But I can’t do it for you. If I do it, you still haven’t committed to anything.  Until your hat, with your name on it, is in the ring for everyone to see, things won’t work for you.

I am your coach and cheer leader

My job is to get you going. To be your cheerleader as you pick a ring that you can cope with. To be there the first time you try. To celebrate with you and to cry with you. Just at the start.

We aren’t feisty or uncommitted in perpetuity

The two groups – the feisty and the uncommitted – don’t have permanent membership. If you have been in either too long, you probably need to get hold of your psychologist.

Just don’t choose a softy. Don’t chose someone who is themselves uncommitted to anything in particular.

Look for 100% commitment from your psychologist

The first thing you look for is whether the psychologist has thrown their hat in your ring. Are they behind you 100%?

If not, don’t waste a penny!  If their hat is not in your ring, nothing they do or say will work. That’s how it goes.

Start watching the hats and the rings. Be upfront and the world is upfront with you.

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I am amazed by what I wrote months and months ago.  You really should keep a blog and write and write.  At the time, your posts may be rough, but they will clarify and when you reread them months late, you will be surprised by your insights.

It seems that some months ago, I jotted down some of my thoughts on using Twitter in classrooms.  In the course of the post, I jotted down three critical features of developing flourishing communities like thriving classrooms.

#1 Conversations

Talk to someone.  Work with someone.  If there is no one else, feel the ground under your feet.  Listen to the birds.  Pay attention!  As we pay attention to the world, we ourselves come alive and the world pays attention to us.

Managers & designers:  Start the conversation. Provide tools and opportunities for people to talk to each other. Watch the range of conversations and help people join in.  Also watch the content of conversations and help people extend their conversations – to more people in and outside the organization.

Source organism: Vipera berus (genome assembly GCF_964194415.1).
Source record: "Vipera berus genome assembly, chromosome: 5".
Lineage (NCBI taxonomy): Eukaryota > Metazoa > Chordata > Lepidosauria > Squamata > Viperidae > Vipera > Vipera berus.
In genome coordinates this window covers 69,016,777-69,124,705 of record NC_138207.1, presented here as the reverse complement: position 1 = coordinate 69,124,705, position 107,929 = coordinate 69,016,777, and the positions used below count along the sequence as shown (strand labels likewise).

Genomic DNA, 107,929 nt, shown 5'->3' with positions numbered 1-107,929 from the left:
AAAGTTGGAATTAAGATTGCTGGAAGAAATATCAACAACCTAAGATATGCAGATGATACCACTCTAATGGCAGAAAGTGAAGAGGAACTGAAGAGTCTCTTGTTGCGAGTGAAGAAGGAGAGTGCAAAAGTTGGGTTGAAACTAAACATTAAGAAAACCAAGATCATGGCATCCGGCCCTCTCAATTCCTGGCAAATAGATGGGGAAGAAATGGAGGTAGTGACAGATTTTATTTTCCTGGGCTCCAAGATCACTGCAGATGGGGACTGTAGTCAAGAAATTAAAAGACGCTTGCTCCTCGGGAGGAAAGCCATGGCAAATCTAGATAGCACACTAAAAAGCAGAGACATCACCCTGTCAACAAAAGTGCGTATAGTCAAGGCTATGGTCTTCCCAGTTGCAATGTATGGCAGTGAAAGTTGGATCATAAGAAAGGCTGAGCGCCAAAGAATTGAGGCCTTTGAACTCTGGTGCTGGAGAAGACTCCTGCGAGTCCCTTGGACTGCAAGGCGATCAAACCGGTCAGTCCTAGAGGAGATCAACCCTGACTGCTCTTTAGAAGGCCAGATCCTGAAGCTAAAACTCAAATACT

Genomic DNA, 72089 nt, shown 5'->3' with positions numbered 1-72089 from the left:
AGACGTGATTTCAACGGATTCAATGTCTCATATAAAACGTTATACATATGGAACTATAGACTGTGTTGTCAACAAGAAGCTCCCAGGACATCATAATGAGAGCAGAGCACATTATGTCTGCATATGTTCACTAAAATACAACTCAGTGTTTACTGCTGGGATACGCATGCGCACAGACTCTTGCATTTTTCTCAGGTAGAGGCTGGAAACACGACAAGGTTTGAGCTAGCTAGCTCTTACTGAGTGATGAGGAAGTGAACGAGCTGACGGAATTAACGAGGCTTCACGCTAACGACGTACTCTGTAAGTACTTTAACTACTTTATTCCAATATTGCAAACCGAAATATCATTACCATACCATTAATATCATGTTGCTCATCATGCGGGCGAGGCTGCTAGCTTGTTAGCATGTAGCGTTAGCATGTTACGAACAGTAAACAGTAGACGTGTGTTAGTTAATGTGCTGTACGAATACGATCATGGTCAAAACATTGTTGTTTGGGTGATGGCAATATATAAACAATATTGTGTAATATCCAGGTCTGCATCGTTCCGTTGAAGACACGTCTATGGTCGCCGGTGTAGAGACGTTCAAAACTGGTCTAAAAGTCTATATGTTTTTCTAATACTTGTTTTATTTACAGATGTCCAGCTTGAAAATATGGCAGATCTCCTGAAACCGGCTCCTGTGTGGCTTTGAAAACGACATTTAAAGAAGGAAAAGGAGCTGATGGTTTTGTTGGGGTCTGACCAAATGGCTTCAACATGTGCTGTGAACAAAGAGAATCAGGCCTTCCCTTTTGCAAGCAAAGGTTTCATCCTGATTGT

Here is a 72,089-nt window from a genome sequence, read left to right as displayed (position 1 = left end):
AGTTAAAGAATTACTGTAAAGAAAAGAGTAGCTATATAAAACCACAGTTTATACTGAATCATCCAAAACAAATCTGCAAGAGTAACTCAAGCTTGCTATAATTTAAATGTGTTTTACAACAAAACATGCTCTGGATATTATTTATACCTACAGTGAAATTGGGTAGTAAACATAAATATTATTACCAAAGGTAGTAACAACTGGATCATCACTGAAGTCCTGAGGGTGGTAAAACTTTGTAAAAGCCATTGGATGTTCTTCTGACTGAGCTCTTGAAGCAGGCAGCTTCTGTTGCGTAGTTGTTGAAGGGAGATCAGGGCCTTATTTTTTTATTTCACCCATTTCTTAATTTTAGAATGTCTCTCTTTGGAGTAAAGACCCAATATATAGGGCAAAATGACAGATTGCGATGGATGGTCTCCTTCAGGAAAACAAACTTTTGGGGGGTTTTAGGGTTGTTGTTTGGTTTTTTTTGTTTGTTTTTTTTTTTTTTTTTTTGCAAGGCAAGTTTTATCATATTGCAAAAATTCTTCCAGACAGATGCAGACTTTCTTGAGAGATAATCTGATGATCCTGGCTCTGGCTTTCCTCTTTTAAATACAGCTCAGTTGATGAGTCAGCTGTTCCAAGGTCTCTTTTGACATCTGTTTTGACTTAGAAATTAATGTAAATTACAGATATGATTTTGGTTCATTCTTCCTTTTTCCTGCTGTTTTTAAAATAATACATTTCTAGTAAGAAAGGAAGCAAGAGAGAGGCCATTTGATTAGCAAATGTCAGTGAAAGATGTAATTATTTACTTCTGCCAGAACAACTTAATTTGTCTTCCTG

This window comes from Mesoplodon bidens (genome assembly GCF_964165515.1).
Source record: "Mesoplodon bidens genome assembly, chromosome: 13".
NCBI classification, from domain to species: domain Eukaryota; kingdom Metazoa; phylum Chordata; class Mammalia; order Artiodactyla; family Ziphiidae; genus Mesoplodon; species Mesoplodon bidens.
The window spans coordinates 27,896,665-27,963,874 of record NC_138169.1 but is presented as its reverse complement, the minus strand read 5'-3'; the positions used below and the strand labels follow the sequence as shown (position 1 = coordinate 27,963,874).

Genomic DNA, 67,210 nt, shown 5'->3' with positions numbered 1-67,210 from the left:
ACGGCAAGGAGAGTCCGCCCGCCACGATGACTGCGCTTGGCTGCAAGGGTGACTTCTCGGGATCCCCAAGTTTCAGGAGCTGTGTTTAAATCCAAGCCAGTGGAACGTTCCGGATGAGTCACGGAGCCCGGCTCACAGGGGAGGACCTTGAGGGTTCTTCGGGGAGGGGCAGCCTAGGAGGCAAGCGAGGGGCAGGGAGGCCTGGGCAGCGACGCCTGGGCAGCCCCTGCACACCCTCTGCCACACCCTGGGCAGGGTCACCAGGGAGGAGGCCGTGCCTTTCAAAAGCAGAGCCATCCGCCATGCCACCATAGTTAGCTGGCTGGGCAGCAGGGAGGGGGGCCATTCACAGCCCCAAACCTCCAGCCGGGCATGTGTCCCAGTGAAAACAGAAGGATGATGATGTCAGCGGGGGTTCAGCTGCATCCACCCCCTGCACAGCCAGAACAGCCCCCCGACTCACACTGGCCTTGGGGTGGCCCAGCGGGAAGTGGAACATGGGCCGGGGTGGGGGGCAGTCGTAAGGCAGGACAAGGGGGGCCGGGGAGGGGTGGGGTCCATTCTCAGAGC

#2 Community

Be positive. I don’t mean gushy and airy-fairy.  I mean talk to the facts, including your own negative emotions, but don’t exclude other stories.  We should own our negative experience but not think they are the whole story.  Keep a gratitude diary because if you don’t, with the best will in the world, when shit-happens, and it does, you might find you cannot see the good with the bad.

Managers & designers: Set up “positive” procedures – which are procedures that allow us to recognize negative events, which ensure that we never disrespect anyone by ignoring how events impact on them, yet which acknowledge what is good and true and that we want to do more of.  Abandoning the negative art of “gap management” takes thought and disciplined work.  Falling out of love with our own tempers takes practice and like-minded friends.  But unless and until we can achieve positivity : negativity ratios of 5:1 when things are going badly, we will not predictably sustain communities where we will flourish.  The key to flourishing communities begins with us and our loyalty to our members.

#3  Meta-cognition (talking about)

As people settle in, watch out for discussion of the “rules of engagement” and the purpose of our existence.  Everyone will have an idea and they need to be heard. We need to listen to others to allow them to hear themselves and to help them relax sufficiently to hear others.  We need to be patient because this takes time and some people aren’t good at it.  Once advocacy is balanced with curiosity, the group might begin to thrive as a group.  Blogging, of course, as a form of talking-about – of putting our experiences into words and making sense of them.